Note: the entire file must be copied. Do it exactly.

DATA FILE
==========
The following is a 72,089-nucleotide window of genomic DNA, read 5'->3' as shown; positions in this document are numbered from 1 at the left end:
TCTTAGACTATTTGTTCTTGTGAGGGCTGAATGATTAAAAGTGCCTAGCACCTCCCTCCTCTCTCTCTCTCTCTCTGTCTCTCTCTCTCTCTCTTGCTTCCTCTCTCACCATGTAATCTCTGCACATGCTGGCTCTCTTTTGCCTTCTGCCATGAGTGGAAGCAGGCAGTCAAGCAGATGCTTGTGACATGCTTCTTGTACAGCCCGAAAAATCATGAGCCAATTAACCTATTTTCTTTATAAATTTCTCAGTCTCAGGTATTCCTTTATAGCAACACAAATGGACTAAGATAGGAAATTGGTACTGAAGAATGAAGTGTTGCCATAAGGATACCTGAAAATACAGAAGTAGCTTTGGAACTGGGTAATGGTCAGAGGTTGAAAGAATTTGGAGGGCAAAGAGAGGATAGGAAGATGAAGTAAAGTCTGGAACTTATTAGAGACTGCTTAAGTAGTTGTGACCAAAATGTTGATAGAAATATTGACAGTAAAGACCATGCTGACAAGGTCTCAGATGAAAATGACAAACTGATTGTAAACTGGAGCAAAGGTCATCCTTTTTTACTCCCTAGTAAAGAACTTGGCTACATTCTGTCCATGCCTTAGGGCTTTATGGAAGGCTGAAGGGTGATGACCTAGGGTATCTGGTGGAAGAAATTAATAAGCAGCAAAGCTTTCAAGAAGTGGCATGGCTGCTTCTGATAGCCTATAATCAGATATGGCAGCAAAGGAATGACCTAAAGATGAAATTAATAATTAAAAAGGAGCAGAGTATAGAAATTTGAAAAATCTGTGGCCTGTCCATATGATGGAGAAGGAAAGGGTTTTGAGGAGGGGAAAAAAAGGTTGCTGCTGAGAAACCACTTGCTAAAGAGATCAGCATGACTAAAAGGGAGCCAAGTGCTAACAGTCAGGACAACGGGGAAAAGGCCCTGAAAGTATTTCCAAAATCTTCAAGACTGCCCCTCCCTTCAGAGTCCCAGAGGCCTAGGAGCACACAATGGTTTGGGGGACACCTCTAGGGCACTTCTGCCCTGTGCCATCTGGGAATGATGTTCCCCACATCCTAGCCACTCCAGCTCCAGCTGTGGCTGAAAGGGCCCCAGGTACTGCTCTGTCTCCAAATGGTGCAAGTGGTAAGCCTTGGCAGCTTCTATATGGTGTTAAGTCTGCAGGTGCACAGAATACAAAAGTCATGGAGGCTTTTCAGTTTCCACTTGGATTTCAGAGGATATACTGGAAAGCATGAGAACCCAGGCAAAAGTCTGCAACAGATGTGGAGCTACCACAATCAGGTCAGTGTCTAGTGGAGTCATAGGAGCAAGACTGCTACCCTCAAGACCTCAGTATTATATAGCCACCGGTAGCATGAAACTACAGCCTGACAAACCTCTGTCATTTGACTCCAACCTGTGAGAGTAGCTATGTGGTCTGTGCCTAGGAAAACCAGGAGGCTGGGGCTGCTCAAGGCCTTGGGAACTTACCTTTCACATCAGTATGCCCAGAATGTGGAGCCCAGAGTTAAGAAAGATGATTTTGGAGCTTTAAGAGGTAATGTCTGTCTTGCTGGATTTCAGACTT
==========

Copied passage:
The following is a 72,089-nucleotide window of genomic DNA, read 5'->3' as shown; positions in this document are numbered from 1 at the left end:
TCTTAGACTATTTGTTCTTGTGAGGGCTGAATGATTAAAAGTGCCTAGCACCTCCCTCCTCTCTCTCTCTCTCTCTGTCTCTCTCTCTCTCTCTTGCTTCCTCTCTCACCATGTAATCTCTGCACATGCTGGCTCTCTTTTGCCTTCTGCCATGAGTGGAAGCAGGCAGTCAAGCAGATGCTTGTGACATGCTTCTTGTACAGCCCGAAAAATCATGAGCCAATTAACCTATTTTCTTTATAAATTTCTCAGTCTCAGGTATTCCTTTATAGCAACACAAATGGACTAAGATAGGAAATTGGTACTGAAGAATGAAGTGTTGCCATAAGGATACCTGAAAATACAGAAGTAGCTTTGGAACTGGGTAATGGTCAGAGGTTGAAAGAATTTGGAGGGCAAAGAGAGGATAGGAAGATGAAGTAAAGTCTGGAACTTATTAGAGACTGCTTAAGTAGTTGTGACCAAAATGTTGATAGAAATATTGACAGTAAAGACCATGCTGACAAGGTCTCAGATGAAAATGACAAACTGATTGTAAACTGGAGCAAAGGTCATCCTTTTTTACTCCCTAGTAAAGAACTTGGCTACATTCTGTCCATGCCTTAGGGCTTTATGGAAGGCTGAAGGGTGATGACCTAGGGTATCTGGTGGAAGAAATTAATAAGCAGCAAAGCTTTCAAGAAGTGGCATGGCTGCTTCTGATAGCCTATAATCAGATATGGCAGCAAAGGAATGACCTAAAGATGAAATTAATAATTAAAAAGGAGCAGAGTATAGAAATTTGAAAAATCTGTGGCCTGTCCATATGATGGAGAAGGAAAGGGTTTTGAGGAGGGGAAAAAAAGGTTGCTGCTGAGAAACCACTTGCTAAAGAGATCAGCATGACTAAAAGGGAGCCAAGTGCTAACAGTCAGGACAACGGGGAAAAGGCCCTGAAAGTATTTCCAAAATCTTCAAGACTGCCCCTCCCTTCAGAGTCCCAGAGGCCTAGGAGCACACAATGGTTTGGGGGACACCTCTAGGGCACTTCTGCCCTGTGCCATCTGGGAATGATGTTCCCCACATCCTAGCCACTCCAGCTCCAGCTGTGGCTGAAAGGGCCCCAGGTACTGCTCTGTCTCCAAATGGTGCAAGTGGTAAGCCTTGGCAGCTTCTATATGGTGTTAAGTCTGCAGGTGCACAGAATACAAAAGTCATGGAGGCTTTTCAGTTTCCACTTGGATTTCAGAGGATATACTGGAAAGCATGAGAACCCAGGCAAAAGTCTGCAACAGATGTGGAGCTACCACAATCAGGTCAGTGTCTAGTGGAGTCATAGGAGCAAGACTGCTACCCTCAAGACCTCAGTATTATATAGCCACCGGTAGCATGAAACTACAGCCTGACAAACCTCTGTCATTTGACTCCAACCTGTGAGAGTAGCTATGTGGTCTGTGCCTAGGAAAACCAGGAGGCTGGGGCTGCTCAAGGCCTTGGGAACTTACCTTTCACATCAGTATGCCCAGAATGTGGAGCCCAGAGTTAAGAAAGATGATTTTGGAGCTTTAAGAGGTAATGTCTGTCTTGCTGGATTTCAGACTT